This section is from the book "The Law Of Contracts", by William Herbert Page. Also available from Amazon: Commercial Contracts: A Practical Guide to Deals, Contracts, Agreements and Promises.
The requisites of a valid execution of a contract which by law must be in writing are in some respects like those of ordinary written contracts and in some respects quite different. A contract which is required by law to be in writing, such as a negotiable instrument, must be signed by the promisor.1 Ex-
1A negotiable instrument is one "which runs to order or bearer, is payable in money, for a certain, definite sum, on demand, at sight, or in a certain time, or upon the happening of an event which must occur, and payable absolutely and not on a contingency." Hatch v. Bank, 94 Me. 348; 80 Am. St. Rep. 401; 47 Atl. 908. (Citing Roads v. Webb, 91 Me. 406, 410; 64 Am. St. Rep. 246; 40 Atl. 128); Sivils v. Taylor, 12 Okla. 47; 69 Pac. 867.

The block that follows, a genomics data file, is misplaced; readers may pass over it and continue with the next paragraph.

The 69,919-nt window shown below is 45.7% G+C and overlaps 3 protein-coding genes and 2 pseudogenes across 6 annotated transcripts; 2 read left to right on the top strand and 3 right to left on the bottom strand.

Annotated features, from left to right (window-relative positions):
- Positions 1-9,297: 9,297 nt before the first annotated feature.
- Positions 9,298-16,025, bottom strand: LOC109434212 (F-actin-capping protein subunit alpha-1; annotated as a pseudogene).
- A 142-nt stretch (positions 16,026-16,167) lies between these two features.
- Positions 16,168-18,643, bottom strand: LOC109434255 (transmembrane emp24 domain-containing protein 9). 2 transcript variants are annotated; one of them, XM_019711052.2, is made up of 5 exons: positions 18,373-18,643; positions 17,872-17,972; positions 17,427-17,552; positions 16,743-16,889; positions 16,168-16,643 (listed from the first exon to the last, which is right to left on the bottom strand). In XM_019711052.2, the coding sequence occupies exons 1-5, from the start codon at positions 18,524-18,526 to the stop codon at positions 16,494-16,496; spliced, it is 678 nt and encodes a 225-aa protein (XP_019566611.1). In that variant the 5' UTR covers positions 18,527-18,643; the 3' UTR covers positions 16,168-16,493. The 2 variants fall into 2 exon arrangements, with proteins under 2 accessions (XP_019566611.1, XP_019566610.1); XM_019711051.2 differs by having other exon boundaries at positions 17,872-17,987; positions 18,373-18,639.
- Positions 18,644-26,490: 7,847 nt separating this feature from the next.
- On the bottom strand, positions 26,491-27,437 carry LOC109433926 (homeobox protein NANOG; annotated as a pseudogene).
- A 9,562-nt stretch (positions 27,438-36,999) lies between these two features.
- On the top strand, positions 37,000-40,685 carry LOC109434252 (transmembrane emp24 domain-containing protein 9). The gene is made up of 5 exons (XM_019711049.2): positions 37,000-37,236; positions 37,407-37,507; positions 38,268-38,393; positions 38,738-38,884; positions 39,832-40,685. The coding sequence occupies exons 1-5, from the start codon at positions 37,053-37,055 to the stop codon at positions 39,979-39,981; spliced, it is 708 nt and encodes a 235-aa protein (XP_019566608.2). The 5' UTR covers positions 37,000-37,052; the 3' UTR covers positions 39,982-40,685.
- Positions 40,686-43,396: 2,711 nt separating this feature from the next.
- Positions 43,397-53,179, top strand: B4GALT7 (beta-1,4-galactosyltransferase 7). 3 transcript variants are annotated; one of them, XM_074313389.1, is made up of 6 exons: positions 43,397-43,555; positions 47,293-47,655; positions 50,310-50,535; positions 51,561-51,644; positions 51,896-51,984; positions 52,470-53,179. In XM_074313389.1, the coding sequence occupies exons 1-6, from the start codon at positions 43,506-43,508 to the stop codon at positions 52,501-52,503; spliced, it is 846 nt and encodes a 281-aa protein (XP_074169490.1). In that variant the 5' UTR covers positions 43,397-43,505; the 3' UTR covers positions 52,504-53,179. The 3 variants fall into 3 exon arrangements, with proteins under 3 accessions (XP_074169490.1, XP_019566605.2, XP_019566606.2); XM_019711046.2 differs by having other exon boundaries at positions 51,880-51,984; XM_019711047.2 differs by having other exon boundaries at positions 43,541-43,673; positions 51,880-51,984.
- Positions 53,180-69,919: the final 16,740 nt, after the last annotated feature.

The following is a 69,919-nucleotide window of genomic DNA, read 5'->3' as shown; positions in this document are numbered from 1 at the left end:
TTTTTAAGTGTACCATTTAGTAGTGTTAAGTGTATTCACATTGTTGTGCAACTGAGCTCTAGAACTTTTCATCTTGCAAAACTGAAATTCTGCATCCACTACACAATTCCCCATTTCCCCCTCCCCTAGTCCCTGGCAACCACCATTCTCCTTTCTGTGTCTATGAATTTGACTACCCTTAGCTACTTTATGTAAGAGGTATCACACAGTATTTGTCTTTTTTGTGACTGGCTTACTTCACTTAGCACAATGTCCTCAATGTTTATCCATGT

2 Reed v. Roark, 14 Tex. 329; 65 Am. Dec. 127.
3 Accordingly, in such contracts extrinsic evidence is inadmissible which would be admissible under ordinary contracts in writing. See Sec. 1197.
4 See Sec. 761, 1197. Other branches of this subject are best considered in connection with the parol evidence rule.
5 Pearson v. Bank, 1 Pet. (U. S.) 89; Meyer v. Hibsher, 47 N. Y. 265.
6 Boykin v. Bank, 72 Ala. 262. 1May v. Miller, 27 Ala. 515; Tevis v. Young, 1 Met. (Ky.) 197; 71 Am. Dec. 474; Lewis v. Bank, 1 trinsic evidence is inadmissible to show the assent to an instru ment of this character of a party who has not signed his name thereto.2 No special form of signature is required, however. On this point the law of the negotiable contract seems to be the same as that of the ordinary written contract.3 It seems that a signature by mark,4 or by initials,5 or by printed signature in fac-simile,6 are each sufficient if intended as signatures. Delivery is essential to the validity of a negotiable instrument,7 If taken from the custody of the maker, without his assent, it has no validity even in the hands of a bona fide holder in the absence of negligence on the part of the maker or circumstances creating an estoppel.8 Delivery does not, however, require physical transfer to the payee. Leaving a note with the father of the payee is a sufficient delivery.9